PARTIALLY INDEXED COLLECTIONS

There is another weakness to both the collection list and the country pages. Some collections are only partially indexed. To completely search the collection, you must browse images in addition to searching the index. FamilySearch does nothing to inform users of partially indexed collections (other than an occasional hint dropped in a collection description or a Wiki article). Ideally, FamilySearch should show what percentage of the posted images have been indexed. If calculating a percentage is beyond FamilySearch’s technology, users would still appreciate a little icon indicating the presence of unindexed images. If that too exceeds FamilySearch’s abilities, FamilySearch should show three columns: collection name, record count, and image count. Comparison of the two will often signal the lack of a complete index.

THE COLLECTION LIST

The collection list is still available and the link is still just beneath the search button. I use the collection list constantly, so I have it prominently bookmarked in the middle of my bookmark toolbar. Here’s the URL to bookmark: https://familysearch.org/search/collection/list.

Since I don’t like how long it takes to load that page, I also bookmark the collection list filtered to the United States: https://familysearch.org/search/collection/list/?page=1&region=UNITED_STATES.

FamilySearch should consider restoring the links it removed from the search page:

If they don’t, you can filter the collection list yourself. Click the browse-all link beneath the search button. Then click the place filters to the left of the collection list.

SUMMARY

In what seems like just a single month, FamilySearch’s numerous changes to the Search page have left users confused. Obscuring the location of the Browse All Published Collections link and removing the other location links effectively removed the collection list page. Country-specific pages appeared to be an inadequate replacement. The indexed collection list is hidden and lacks camera icons.

The good news is that the collection list isn’t really gone and it remains unchanged. The link to it still sits underneath the search button. And the new, country-specific pages add functionality previously unavailable.

4 comments:

  1. Re: record counts vs. image counts - a simple comparison of these numbers for a particular collection will not positively identify incomplete indexes, given that many images contain multiple records and may reference multiple names within each record.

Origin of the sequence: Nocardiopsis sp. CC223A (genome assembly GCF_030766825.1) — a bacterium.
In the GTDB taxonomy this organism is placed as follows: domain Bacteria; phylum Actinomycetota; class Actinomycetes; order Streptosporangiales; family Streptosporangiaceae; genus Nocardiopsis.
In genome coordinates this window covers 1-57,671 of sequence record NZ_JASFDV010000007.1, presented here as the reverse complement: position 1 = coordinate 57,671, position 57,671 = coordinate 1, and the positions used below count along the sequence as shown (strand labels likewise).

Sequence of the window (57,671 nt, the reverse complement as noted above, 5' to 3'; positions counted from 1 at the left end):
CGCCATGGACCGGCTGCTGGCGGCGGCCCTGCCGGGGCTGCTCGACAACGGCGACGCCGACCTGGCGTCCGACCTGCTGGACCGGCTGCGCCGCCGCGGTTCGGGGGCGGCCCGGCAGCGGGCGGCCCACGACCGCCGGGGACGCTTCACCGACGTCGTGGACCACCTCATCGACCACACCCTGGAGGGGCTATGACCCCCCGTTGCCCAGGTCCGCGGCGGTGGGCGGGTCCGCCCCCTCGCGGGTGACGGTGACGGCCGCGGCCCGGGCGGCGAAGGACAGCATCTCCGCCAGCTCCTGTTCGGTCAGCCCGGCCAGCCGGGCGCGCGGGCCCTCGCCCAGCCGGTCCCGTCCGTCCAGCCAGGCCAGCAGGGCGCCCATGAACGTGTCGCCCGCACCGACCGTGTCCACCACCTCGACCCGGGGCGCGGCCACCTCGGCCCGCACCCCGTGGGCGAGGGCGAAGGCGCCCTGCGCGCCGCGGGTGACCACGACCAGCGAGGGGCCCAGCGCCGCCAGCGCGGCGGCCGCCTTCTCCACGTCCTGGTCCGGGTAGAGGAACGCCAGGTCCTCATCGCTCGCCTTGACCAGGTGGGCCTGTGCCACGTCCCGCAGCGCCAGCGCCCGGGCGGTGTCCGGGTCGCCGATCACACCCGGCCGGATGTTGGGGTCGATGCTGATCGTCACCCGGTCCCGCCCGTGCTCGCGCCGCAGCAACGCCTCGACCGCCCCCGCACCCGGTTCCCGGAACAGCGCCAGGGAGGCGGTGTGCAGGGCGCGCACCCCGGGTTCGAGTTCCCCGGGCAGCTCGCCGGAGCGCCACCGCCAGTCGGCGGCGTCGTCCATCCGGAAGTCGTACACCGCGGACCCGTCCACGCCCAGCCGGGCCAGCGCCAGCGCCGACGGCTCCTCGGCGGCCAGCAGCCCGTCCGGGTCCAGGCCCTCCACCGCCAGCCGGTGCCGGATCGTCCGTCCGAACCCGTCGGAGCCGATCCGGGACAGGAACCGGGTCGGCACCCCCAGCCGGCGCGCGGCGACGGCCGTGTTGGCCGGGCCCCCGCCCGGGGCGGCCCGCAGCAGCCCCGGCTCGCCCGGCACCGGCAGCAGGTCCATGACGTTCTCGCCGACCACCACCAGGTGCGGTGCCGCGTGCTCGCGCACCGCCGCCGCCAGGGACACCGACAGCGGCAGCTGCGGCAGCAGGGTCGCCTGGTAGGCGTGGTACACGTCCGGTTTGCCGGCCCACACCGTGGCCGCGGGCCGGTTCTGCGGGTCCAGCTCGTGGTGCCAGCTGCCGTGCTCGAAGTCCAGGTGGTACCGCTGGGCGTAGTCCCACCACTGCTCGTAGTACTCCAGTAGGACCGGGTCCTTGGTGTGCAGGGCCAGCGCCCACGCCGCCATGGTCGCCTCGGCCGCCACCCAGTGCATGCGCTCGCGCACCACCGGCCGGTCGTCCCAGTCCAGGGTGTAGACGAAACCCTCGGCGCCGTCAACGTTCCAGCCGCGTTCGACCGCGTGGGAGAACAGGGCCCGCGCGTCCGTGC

One of the recent changes that I found jarring was the addition of the "Deceased Ancestor's Name" above the name field on the search form. Most of my searches are for relatives or other associated persons, not necessarily ancestors, and many may still be living. Certainly search results aren't restricted to deceased persons.

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  2. I hadn't even noticed the change until it was pointed out by Pat Richley-Erickson. I, like you, have bookmarked the Collections List and always go to FamilySearch through that route. If I need the wiki or catalog, I know how to get to them from this bookmarked page. However, I see the value in being able to access everything about a locality from the one screen. But I tend to use the collections with images more than with indexes only. I also use a laptop, so would have to scroll down to see the "image only" area.

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  3. I abandoned familysearch long ago. I might check there if I absolutely can't find the name I'm looking for anywhere else. Just leaving no stone unturned. I don't want to have to learn 2 or 3 times a year how to access information on a web site. Imagine if every web site operated like that.

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  4. Remember Chatty Cathy? I don't know if that was really her name, but she represented the old (really old) Research Guidance Method. I loved it. And now I love this new method even better. Things have greatly improved since those days and it looks like it's going to get better. I like having the links to FSWiki and FSCatalog on the same screen. My hat's off to FamilySearch.